Grace Blumberg is the original critical tax theorist. Many scholars and commentators before Blumberg critiqued U.S. tax law and policy, but Blumberg was the first to offer a systemic analysis of the tax law's negative impact on a disempowered group – in this case, women. Writing in 1971, Blumberg called the tax disincentives against women's paid labor “an instrument of social control.” Blumberg pointed at the Code as inappropriately influencing women's career choices: “If the right to work is understood as a fundamental individual right, every individual should be afforded a neutral context in which to make a decision about work.” Blumberg's scholarship is especially remarkable when placed in its historical context.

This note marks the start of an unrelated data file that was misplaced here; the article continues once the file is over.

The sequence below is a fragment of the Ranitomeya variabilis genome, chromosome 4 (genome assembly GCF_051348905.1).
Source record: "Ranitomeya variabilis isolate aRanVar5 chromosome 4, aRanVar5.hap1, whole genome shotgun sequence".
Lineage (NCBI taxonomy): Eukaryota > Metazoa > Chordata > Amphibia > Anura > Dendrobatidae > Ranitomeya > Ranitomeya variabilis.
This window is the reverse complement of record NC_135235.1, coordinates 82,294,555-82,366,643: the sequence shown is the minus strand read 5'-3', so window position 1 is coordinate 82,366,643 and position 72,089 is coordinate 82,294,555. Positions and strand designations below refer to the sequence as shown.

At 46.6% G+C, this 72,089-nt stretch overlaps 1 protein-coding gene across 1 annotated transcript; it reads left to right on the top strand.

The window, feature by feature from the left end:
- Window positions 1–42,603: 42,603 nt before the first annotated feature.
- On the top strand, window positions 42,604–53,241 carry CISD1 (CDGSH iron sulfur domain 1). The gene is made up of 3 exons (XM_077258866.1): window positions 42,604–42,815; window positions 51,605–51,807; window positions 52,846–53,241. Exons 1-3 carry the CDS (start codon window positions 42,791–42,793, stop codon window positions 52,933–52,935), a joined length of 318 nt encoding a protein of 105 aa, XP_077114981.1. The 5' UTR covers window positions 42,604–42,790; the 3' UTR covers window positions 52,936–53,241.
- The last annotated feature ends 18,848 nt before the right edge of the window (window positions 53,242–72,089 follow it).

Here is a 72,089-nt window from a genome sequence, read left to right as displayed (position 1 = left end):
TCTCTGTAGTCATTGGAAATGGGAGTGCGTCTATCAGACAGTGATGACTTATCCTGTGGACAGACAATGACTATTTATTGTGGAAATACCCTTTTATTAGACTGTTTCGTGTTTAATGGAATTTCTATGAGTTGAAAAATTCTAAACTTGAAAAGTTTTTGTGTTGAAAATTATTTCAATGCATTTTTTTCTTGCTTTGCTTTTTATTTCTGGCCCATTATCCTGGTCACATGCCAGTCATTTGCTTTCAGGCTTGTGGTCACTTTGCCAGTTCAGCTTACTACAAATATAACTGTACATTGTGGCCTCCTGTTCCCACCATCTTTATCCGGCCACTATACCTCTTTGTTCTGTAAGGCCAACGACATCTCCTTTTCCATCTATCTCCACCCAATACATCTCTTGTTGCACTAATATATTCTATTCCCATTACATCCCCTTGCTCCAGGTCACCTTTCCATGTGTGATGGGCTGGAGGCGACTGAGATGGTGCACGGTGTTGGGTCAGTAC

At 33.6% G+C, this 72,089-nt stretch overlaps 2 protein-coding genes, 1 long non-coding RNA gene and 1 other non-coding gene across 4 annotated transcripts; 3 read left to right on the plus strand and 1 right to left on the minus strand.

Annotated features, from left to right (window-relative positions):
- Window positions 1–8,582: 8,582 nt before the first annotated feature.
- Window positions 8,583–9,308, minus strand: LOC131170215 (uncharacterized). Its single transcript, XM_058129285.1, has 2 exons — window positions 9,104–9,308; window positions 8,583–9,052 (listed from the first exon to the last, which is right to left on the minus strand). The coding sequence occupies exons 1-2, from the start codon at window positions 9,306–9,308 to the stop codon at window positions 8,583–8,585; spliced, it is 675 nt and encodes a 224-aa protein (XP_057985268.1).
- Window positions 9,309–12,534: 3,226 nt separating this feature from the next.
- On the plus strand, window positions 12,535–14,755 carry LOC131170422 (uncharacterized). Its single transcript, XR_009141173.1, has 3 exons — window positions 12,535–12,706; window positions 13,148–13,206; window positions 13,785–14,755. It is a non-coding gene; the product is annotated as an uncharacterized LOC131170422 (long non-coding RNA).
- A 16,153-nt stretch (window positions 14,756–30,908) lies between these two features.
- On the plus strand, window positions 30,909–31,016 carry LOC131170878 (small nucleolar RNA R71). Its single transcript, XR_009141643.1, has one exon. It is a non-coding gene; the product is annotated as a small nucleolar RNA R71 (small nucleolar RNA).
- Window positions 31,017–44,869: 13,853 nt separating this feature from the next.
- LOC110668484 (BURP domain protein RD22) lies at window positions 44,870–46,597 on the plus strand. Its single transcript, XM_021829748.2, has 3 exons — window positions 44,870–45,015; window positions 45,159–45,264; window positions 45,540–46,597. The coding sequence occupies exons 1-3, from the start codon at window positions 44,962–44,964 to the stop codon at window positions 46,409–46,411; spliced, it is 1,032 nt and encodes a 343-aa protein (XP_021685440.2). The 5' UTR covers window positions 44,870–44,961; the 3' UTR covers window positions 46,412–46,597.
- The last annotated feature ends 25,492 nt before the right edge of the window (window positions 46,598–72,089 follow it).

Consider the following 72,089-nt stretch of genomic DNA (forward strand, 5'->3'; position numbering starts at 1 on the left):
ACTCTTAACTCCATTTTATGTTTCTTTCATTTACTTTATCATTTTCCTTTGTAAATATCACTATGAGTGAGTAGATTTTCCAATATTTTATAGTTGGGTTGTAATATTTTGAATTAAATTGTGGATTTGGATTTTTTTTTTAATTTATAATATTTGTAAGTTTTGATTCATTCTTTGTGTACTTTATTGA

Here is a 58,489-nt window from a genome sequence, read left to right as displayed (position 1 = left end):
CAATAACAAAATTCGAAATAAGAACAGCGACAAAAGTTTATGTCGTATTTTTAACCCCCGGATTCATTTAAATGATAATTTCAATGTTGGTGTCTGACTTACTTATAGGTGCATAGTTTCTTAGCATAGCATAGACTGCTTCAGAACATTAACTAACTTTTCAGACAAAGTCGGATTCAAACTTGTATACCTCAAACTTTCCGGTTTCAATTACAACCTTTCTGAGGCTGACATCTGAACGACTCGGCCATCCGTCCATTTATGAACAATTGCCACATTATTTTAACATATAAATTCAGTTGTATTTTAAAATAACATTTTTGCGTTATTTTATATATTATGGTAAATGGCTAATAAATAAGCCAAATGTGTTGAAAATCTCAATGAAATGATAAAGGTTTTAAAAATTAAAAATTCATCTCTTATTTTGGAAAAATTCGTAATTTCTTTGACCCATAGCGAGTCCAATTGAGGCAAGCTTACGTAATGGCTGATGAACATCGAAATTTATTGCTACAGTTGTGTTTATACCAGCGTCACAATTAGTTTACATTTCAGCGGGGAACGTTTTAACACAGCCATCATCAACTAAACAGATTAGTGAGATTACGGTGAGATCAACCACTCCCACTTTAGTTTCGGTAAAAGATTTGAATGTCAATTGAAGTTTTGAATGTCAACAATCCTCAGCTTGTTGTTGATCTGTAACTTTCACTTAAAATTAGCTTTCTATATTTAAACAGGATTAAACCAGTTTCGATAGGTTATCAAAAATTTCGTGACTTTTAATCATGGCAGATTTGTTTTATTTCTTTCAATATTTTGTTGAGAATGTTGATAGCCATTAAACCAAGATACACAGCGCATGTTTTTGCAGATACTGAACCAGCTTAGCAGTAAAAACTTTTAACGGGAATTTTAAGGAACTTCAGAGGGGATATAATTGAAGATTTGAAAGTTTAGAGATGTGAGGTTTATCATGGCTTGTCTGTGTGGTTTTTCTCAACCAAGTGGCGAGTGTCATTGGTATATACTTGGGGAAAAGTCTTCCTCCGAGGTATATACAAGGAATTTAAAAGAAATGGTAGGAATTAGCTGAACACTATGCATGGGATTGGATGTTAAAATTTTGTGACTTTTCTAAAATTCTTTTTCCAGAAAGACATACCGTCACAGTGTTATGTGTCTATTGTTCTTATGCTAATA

In the year that Blumberg's article was published, sex equality gained its first jurisprudential foothold when the U.S. Supreme Court decided Reed v. Reed, the first important gender discrimination case. In Reed, the Court invalidated a state statutory preference for a male administrator of an intestate estate. Two years later, in Frontiero v. Richardson, the Court held that it was unconstitutional to require a female member of the military to prove dependency of her spouse in order to obtain certain benefits, when a male member of the military was not required to do so. Finally in Craig v. Boren, the Supreme Court articulated its “intermediate” scrutiny standard to be applied in gender discrimination cases, when it invalidated state liquor laws that treated women as a class differently from men as a class. Blumberg's cogent critique of the tax laws was ahead of its time.